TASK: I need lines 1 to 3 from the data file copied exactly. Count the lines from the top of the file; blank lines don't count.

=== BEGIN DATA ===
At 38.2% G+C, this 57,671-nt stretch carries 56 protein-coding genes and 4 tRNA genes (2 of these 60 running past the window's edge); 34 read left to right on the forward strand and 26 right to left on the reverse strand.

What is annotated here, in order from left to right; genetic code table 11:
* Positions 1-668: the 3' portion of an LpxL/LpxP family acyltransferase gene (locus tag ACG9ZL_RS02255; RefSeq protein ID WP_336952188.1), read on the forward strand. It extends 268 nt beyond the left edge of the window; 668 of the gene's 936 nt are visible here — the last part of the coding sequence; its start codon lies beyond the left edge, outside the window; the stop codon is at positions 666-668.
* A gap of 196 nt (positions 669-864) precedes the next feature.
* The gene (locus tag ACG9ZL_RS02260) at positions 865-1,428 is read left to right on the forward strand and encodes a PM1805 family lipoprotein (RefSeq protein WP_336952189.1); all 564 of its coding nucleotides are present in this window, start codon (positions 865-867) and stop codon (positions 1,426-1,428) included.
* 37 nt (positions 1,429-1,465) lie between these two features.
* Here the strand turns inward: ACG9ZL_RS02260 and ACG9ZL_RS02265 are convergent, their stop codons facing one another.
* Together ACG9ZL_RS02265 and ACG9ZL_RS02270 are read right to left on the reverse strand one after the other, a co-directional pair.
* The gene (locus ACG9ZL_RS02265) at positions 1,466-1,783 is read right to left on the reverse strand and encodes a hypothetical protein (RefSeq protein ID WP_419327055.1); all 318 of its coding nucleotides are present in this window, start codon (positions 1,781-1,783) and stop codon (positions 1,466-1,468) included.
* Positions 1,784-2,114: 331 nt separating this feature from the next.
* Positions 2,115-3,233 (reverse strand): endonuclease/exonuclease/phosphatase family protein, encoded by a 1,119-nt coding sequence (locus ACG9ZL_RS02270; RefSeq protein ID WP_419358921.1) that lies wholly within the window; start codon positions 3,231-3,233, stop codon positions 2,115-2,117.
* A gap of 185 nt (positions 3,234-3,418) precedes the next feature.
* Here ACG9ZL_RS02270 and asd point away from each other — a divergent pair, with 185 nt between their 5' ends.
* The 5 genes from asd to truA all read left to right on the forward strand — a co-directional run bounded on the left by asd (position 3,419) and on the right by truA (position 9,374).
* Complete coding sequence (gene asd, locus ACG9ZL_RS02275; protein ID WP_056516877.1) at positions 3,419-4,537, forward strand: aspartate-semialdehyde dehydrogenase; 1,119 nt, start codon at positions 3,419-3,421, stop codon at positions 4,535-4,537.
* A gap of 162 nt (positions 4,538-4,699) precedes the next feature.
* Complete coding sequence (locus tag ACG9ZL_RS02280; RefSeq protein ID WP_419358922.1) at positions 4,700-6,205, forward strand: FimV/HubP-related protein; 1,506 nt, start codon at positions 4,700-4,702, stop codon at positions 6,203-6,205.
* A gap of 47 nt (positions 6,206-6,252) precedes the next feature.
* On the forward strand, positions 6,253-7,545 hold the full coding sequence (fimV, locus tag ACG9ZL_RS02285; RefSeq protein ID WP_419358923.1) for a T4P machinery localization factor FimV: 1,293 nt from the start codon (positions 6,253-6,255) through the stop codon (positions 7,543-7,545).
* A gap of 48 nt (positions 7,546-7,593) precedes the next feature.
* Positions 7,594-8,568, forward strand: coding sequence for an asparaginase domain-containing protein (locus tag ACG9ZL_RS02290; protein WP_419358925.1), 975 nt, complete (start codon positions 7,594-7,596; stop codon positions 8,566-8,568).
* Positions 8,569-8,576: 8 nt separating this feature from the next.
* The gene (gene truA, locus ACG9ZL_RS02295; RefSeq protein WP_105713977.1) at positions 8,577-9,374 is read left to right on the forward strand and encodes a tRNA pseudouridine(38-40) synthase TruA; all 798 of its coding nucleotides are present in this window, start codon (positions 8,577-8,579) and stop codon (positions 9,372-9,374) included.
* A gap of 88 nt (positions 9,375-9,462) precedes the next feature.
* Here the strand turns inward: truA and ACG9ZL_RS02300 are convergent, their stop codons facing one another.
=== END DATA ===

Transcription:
At 38.2% G+C, this 57,671-nt stretch carries 56 protein-coding genes and 4 tRNA genes (2 of these 60 running past the window's edge); 34 read left to right on the forward strand and 26 right to left on the reverse strand.

What is annotated here, in order from left to right; genetic code table 11:
* Positions 1-668: the 3' portion of an LpxL/LpxP family acyltransferase gene (locus tag ACG9ZL_RS02255; RefSeq protein ID WP_336952188.1), read on the forward strand. It extends 268 nt beyond the left edge of the window; 668 of the gene's 936 nt are visible here — the last part of the coding sequence; its start codon lies beyond the left edge, outside the window; the stop codon is at positions 666-668.